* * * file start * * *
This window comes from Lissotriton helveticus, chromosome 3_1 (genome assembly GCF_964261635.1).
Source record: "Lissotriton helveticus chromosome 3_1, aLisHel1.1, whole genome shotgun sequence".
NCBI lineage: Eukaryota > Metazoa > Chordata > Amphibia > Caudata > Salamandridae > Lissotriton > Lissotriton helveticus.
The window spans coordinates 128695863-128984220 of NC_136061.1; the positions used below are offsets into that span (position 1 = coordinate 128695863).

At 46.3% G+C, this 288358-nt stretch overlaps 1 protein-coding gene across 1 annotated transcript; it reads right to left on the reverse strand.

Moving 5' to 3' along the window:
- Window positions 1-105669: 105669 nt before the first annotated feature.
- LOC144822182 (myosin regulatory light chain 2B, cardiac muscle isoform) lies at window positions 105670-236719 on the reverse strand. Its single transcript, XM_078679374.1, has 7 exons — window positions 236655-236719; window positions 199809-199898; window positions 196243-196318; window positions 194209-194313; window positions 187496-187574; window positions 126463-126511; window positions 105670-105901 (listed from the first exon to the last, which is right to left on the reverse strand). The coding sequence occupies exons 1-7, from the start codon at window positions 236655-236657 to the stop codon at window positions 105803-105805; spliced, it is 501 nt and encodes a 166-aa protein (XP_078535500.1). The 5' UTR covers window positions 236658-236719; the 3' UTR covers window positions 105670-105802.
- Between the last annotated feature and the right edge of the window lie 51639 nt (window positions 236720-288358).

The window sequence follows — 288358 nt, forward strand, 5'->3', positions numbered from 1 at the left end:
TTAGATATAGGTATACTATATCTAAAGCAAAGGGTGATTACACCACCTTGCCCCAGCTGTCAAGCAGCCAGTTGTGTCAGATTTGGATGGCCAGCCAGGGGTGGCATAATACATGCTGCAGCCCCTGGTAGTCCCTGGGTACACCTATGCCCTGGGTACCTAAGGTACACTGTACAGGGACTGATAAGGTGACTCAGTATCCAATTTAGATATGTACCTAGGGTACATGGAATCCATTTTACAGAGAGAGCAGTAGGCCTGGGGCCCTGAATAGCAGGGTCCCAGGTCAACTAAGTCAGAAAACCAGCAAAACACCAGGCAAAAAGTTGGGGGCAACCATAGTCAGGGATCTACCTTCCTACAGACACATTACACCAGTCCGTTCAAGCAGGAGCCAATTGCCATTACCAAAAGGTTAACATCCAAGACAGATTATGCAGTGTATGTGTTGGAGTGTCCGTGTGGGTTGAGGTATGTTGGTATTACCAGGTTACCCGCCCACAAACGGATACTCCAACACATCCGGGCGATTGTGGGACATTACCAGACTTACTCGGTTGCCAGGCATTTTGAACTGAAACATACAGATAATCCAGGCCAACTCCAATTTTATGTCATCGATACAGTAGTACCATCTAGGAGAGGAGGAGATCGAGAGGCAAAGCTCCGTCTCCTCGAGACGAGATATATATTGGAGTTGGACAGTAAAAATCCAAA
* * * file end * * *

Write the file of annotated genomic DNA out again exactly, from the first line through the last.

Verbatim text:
This window comes from Lissotriton helveticus, chromosome 3_1 (genome assembly GCF_964261635.1).
Source record: "Lissotriton helveticus chromosome 3_1, aLisHel1.1, whole genome shotgun sequence".
NCBI lineage: Eukaryota > Metazoa > Chordata > Amphibia > Caudata > Salamandridae > Lissotriton > Lissotriton helveticus.
The window spans coordinates 128695863-128984220 of NC_136061.1; the positions used below are offsets into that span (position 1 = coordinate 128695863).

At 46.3% G+C, this 288358-nt stretch overlaps 1 protein-coding gene across 1 annotated transcript; it reads right to left on the reverse strand.

Moving 5' to 3' along the window:
- Window positions 1-105669: 105669 nt before the first annotated feature.
- LOC144822182 (myosin regulatory light chain 2B, cardiac muscle isoform) lies at window positions 105670-236719 on the reverse strand. Its single transcript, XM_078679374.1, has 7 exons — window positions 236655-236719; window positions 199809-199898; window positions 196243-196318; window positions 194209-194313; window positions 187496-187574; window positions 126463-126511; window positions 105670-105901 (listed from the first exon to the last, which is right to left on the reverse strand). The coding sequence occupies exons 1-7, from the start codon at window positions 236655-236657 to the stop codon at window positions 105803-105805; spliced, it is 501 nt and encodes a 166-aa protein (XP_078535500.1). The 5' UTR covers window positions 236658-236719; the 3' UTR covers window positions 105670-105802.
- Between the last annotated feature and the right edge of the window lie 51639 nt (window positions 236720-288358).

The window sequence follows — 288358 nt, forward strand, 5'->3', positions numbered from 1 at the left end:
TTAGATATAGGTATACTATATCTAAAGCAAAGGGTGATTACACCACCTTGCCCCAGCTGTCAAGCAGCCAGTTGTGTCAGATTTGGATGGCCAGCCAGGGGTGGCATAATACATGCTGCAGCCCCTGGTAGTCCCTGGGTACACCTATGCCCTGGGTACCTAAGGTACACTGTACAGGGACTGATAAGGTGACTCAGTATCCAATTTAGATATGTACCTAGGGTACATGGAATCCATTTTACAGAGAGAGCAGTAGGCCTGGGGCCCTGAATAGCAGGGTCCCAGGTCAACTAAGTCAGAAAACCAGCAAAACACCAGGCAAAAAGTTGGGGGCAACCATAGTCAGGGATCTACCTTCCTACAGACACATTACACCAGTCCGTTCAAGCAGGAGCCAATTGCCATTACCAAAAGGTTAACATCCAAGACAGATTATGCAGTGTATGTGTTGGAGTGTCCGTGTGGGTTGAGGTATGTTGGTATTACCAGGTTACCCGCCCACAAACGGATACTCCAACACATCCGGGCGATTGTGGGACATTACCAGACTTACTCGGTTGCCAGGCATTTTGAACTGAAACATACAGATAATCCAGGCCAACTCCAATTTTATGTCATCGATACAGTAGTACCATCTAGGAGAGGAGGAGATCGAGAGGCAAAGCTCCGTCTCCTCGAGACGAGATATATATTGGAGTTGGACAGTAAAAATCCAAA